PwC weekly media briefing 17 February


This week’s topics: 

  • EU customs declarations: market challenges 50 days in 

  • Levelling up: despite Covid bringing communities together, social divisions have grown

  • PwC becomes a member of the Medicines Manufacturing Innovation Centre

  • EU data ruling - impact on UK and EU business 

EU customs declarations: market challenges 50 days in 

Matthew Clark, Head of Customs & International Trade at PwC UK, said:

  • We’re almost 50 days into our new trading relationship with the EU and making customs declarations is proving painful for some, perhaps especially for the estimated 180,000 traders doing it for the first time. There’s no denying that the requirements bring new cost and complexity, but we don’t want to see companies succumbing to short-term pain and ceasing trade with the EU where that isn’t the best longer-term decision for their businesses.

  • There’s never been so much talk about supply chain resilience and for good reason. Businesses have to be as rigorous as possible with accuracy and completeness of customs data for declarations to keep goods moving, to manage risks and liabilities, and to avoid potential import duty assessment, penalties and higher risk rating due to compliance action by HMRC.  

  • A couple of major sticking points stand out for companies trying to determine what customs duty is payable. First is the ten digit classification code. This determines the duty rate applicable to the goods upon import, whether any preferential rate of customs duty is available under a Free Trade Agreement or whether any additional documents such as an import licence are required. Classifying goods isn’t an easy process and can feel more like an art than a science.

  • The second challenge is the origin of the product - in other words, where was the good grown, manufactured, or caught? This is straightforward enough if you’re selling, for example, fruit from Spain, but far more complex for goods manufactured from many different parts with different origins, such as in the automotive industry. 

  • The final problem is valuation. The most common way of determining this is by using a transaction (sale) value but this isn’t always straightforward - for example, if there’s a complex series of sales prior to import or there is no sale and you are moving your own goods. Royalties, IP charges and Transfer Pricing adjustments can also affect valuation and costs.

  • Some businesses have been caught out by not realising there are usually two declarations required - an export declaration to get goods out of the selling country and an import declaration to bring them into the buying country. Clarity on supply chain roles is crucial - one practical tip to help with this is allocating an incoterm, such as DDP - Delivered Duty Paid or DAP - Delivered at Place, to the sale.

  • The effects are being felt across industries. In fashion, the complexity of supply chains was already known but many businesses are now responding to challenges that some hadn’t anticipated. For example, dealing with customers who are being asked to pay additional duty and VAT costs. They need clarity on who is responsible - the retailer or the customer? With luxury items, we're talking about significant sums.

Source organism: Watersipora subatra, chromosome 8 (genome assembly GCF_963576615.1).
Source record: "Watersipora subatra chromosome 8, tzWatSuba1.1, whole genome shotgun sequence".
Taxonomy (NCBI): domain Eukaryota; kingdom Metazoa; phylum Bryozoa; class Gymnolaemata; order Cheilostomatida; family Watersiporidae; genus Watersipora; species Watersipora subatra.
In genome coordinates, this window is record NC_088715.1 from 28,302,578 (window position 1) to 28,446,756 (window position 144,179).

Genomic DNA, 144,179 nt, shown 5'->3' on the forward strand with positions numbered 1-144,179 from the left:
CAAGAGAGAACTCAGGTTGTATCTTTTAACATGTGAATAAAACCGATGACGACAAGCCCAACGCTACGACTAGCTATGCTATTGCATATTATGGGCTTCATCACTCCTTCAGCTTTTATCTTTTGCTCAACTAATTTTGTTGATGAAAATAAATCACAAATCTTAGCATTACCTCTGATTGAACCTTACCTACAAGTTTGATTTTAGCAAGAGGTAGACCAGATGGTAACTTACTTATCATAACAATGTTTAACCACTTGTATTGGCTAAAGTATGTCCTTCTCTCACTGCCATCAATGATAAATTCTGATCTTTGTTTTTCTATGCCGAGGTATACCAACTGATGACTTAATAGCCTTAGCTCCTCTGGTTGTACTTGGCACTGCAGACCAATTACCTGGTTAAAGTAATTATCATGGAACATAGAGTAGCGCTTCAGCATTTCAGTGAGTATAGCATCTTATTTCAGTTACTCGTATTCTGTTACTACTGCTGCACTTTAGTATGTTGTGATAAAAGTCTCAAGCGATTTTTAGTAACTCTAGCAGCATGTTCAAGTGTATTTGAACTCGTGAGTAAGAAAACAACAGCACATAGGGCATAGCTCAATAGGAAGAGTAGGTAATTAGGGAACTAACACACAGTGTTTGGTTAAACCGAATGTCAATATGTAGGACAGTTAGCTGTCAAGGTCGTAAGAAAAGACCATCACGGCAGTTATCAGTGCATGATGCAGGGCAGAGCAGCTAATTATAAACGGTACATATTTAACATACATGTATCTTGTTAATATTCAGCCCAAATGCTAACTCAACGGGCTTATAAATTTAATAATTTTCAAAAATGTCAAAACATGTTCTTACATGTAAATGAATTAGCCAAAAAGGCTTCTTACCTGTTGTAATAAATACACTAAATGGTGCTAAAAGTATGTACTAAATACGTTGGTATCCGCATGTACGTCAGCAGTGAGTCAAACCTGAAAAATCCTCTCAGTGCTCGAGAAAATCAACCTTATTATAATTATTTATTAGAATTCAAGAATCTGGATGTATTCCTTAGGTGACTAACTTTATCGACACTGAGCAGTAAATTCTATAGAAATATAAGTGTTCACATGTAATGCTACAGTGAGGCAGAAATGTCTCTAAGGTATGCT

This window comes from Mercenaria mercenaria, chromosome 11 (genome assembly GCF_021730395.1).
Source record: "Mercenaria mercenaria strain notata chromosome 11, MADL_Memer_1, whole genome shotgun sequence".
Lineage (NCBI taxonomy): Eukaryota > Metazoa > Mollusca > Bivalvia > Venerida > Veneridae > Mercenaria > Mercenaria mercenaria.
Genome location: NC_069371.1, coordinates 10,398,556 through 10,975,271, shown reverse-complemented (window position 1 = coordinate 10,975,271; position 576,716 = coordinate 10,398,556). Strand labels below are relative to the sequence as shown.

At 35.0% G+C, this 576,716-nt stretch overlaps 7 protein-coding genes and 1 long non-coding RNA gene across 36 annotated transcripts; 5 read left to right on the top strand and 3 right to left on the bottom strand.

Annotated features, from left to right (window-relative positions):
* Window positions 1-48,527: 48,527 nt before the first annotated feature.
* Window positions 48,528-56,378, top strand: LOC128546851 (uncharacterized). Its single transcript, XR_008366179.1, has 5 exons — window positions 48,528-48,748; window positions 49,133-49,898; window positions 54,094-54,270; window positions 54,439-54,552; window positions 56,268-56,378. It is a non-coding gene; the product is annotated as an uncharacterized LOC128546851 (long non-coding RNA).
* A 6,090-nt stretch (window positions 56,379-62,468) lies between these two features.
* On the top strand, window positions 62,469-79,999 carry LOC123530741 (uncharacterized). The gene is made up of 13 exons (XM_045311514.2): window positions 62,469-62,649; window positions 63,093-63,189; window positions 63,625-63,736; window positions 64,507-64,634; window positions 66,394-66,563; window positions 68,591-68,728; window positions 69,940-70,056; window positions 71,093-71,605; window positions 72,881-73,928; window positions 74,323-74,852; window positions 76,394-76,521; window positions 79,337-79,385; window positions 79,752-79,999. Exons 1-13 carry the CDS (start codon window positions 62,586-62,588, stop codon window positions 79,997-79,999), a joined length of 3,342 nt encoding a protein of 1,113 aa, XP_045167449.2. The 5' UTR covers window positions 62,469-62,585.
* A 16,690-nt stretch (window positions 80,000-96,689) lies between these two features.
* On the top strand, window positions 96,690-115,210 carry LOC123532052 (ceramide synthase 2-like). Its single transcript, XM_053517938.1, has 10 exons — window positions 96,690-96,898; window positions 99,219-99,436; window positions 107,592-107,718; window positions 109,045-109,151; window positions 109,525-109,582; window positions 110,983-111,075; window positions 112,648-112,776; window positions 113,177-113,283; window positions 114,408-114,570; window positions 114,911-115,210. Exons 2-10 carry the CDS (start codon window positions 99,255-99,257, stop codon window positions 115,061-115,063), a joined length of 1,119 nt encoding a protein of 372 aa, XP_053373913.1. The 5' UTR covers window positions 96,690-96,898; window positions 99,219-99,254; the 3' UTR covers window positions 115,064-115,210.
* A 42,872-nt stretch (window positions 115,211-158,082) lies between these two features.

• Businesses are understandably looking for ways to ease complexity or help with cash flow. Among the options are using customs duty reliefs such as customs warehousing, which delays the payment of customs duty until the goods are released into the home market or negates payment of customs duty if the goods are re-exported to another market. We may also see organisations centralise their own and third-party suppliers customs brokerage under one provider to simplify declaration submission and potentially access economies of scale.  

Levelling up study: despite Covid bringing communities together, social divisions have grown

PwC’s latest research, Rethinking Levelling-Up, surveyed 4,000 people across the UK and found that, whilst communities have become more important to people during the pandemic, 44% feel that social divisions have increased. 

Key findings include:

  • 52% of people feel there is too much inequality in the UK, and 47% are concerned about the inequalities between London and the rest of the UK. 

  • Nationally, 39% of people say their area has been treated fairly by central government in the pandemic. This falls in the North West where only 29% feel their area has been treated fairly.

  • After a year spent closer to home, the public supports the Government’s aim to level up the UK and wants housing, vibrant high streets, jobs and skills to top the agenda. 

  • Housing is the stand out priority with 70% of the public saying a focus on housing (supply and quality) would be most effective in levelling up the country and reducing inequality. 

  • Jobs and skills for the future are a big focus for the public, as 49% would like to see levelling up focus on creating more better paid jobs and 44% highlight investment in skills for the future.  

  • 43% of people would like to see investment in town centres and high streets as a priority in levelling up inequalities.

  • Over three quarters (76%) of respondents hold the central government responsible for reducing geographical inequality. However, less than one in 10 respondents trust that central government ‘listens to people like me’ or ‘takes my needs into account when making decisions’.